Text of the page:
"And I beheld, and heard the voice of one eagle flying through the midst of heaven,
saying with a loud voice: Woe, woe, woe to the inhabitants of the earth....
[Apocalypse (Revelation) 8:13]

Tuesday, April 24, 2018

Francis is an Antipope: Antipope Probability Calculator

Francis is an Antipope: Antipope Probability Calculator

Perhaps you gathered from our latest video that we at Meddling Catholics have a very real suspicion that Benedict may still be the one-and-only reigning Pope. That, of course, would make Francis an antipope.
Antipope? Whoa there, crazy-pants!

My friends, if we truly believe Christ’s ironclad promise that the popes will preserve the Church from error, how on earth could a Francis papacy be compatible with that promise?
Not to put too fine a point on it, but if it’s possible to have a pope who is so wretched that we have to ignore and even resist his teachings because they are contrary to the deposit of faith, then what good is the papacy?
To borrow a phrase from Flannery O’Connor: “To hell with it!”
No, no, no. Christ’s promises can be trusted with absolute confidence. He promised that the popes would preserve the Catholic faith, and because Francis is doing the opposite of that, we have very good cause to contemplate the possibility that he may well be an antipope.
To that end, most discussions of this topic focus on one or more of the following four events, any one of which, if it could be shown to have occurred, would mean that Francis is, in fact, an antipope.
  1. Pope Benedict’s resignation was coerced. This possibility was rumored from the moment Benedict announced his resignation, and with the revelation of the machinations of the St. Gallen Mafia, these rumors have only picked up steam over time.
  2. Pope Benedict’s resignation was made in substantial error. This is the argument that Ann Barnhardt has made famous. It focuses on the words and actions of Benedict and his closest confidants since the announcement of his resignation, many of which seem to indicate that Benedict believes that he continues to exercise certain aspects of the Petrine ministry and that his resignation has, in effect, expanded the papacy such that there can, in essence, be two popes at the same time.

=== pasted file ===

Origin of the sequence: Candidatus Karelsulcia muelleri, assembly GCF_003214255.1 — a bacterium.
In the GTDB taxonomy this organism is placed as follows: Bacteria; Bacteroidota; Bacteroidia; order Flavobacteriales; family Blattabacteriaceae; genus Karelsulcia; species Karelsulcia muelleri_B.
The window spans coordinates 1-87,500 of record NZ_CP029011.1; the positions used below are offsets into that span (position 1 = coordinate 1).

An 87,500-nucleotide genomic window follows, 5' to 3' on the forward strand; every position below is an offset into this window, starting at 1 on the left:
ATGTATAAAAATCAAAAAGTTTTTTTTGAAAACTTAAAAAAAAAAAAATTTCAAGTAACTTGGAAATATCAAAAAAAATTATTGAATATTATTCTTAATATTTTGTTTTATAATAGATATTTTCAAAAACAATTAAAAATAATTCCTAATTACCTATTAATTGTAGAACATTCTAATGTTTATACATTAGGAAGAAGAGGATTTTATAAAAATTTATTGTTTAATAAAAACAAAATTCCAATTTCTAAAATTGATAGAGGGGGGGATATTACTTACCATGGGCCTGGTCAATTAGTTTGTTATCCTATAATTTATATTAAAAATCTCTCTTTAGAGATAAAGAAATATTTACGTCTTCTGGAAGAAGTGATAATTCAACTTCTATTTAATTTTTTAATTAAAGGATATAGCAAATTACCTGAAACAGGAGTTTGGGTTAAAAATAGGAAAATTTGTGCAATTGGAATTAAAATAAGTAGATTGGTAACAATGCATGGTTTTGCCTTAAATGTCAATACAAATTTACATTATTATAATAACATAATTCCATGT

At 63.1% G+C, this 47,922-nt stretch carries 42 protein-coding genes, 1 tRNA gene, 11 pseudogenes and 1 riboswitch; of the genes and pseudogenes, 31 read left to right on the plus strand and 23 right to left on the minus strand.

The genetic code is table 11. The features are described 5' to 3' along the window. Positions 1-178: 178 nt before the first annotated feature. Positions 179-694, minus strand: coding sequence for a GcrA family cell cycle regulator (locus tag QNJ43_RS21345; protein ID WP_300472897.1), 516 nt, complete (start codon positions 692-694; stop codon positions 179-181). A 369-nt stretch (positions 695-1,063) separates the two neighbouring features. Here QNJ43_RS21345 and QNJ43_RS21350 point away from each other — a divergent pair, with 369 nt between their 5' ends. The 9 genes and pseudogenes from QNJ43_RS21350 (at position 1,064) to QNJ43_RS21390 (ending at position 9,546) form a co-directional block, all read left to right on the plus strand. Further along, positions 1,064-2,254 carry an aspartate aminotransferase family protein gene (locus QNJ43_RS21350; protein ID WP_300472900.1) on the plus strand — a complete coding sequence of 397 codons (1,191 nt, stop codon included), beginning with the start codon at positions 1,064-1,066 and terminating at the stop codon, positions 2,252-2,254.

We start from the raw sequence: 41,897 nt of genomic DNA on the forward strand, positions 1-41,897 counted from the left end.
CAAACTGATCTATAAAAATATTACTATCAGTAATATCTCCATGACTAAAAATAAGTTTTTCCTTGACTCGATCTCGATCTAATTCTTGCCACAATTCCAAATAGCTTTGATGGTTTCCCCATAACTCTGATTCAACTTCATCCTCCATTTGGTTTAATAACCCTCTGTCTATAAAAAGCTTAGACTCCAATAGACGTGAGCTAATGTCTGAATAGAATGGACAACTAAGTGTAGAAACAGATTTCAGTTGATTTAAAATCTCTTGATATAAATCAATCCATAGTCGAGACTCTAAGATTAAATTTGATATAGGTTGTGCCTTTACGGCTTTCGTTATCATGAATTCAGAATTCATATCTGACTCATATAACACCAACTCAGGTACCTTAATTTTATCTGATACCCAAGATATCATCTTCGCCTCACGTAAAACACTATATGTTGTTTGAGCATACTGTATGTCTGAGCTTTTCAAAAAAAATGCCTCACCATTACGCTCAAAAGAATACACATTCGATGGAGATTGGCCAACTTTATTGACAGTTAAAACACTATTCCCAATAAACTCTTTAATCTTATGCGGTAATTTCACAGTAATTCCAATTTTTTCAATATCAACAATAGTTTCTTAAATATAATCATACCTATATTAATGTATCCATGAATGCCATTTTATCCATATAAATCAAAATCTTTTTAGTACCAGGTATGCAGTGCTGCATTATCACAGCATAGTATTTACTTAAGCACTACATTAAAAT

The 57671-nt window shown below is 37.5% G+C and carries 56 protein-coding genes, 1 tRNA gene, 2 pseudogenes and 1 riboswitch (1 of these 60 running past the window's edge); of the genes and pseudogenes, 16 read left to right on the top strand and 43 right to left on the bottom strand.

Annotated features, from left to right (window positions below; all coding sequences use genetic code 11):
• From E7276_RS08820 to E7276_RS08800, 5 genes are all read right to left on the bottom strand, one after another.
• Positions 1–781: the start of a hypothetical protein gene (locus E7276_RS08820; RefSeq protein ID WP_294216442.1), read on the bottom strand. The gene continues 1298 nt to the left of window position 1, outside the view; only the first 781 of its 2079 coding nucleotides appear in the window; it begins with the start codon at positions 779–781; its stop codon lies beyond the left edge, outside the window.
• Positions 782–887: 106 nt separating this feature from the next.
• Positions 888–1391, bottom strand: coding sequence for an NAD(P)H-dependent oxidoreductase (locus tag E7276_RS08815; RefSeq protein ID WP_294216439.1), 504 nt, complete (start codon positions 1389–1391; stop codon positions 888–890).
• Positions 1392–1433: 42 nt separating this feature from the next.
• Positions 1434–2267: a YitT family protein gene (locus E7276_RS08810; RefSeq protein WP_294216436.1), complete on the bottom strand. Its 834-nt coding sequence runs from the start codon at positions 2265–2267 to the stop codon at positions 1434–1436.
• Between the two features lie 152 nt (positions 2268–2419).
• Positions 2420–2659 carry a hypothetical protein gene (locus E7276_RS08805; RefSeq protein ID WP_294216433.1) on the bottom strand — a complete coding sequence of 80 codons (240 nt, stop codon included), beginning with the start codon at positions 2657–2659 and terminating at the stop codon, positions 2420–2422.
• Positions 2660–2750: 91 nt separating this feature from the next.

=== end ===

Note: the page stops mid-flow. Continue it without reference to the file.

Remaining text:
3. Francis participated with the St. Gallen Mafia’s illicit vote canvassing plot at the 2013 Conclave. The existence of the St. Gallen Mafia, a long-running, secret confederation of leftist Cardinals dedicated to overturning Catholic doctrine, is now widely acknowledged, and the election of Francis in the 2013 Conclave was their crowning achievement. What is less clear is whether Francis was a co-conspirator in, or merely an unwitting beneficiary of, their skullduggery.
  4. Since his election, Francis has engaged in public heresy. This one is pretty self-explanatory. It goes without saying that, if any of the first three events has occurred, this last one would be rendered superfluous.
The sad fact that there are so many “paths to antipope” means that we need not possess overwhelming confidence in any single event’s occurrence in order to reasonably conclude that we are dealing with an antipope.
This is simply the way probability works. For example, if you believe that each of the four events described above, in isolation, is only 30% likely to have occurred, that means you believe that at least one of them is 76% likely to have occurred.
With that in mind, we present a handy little calculator to help you estimate the likelihood that Francis is, indeed, an antipope.

click here for the calculator: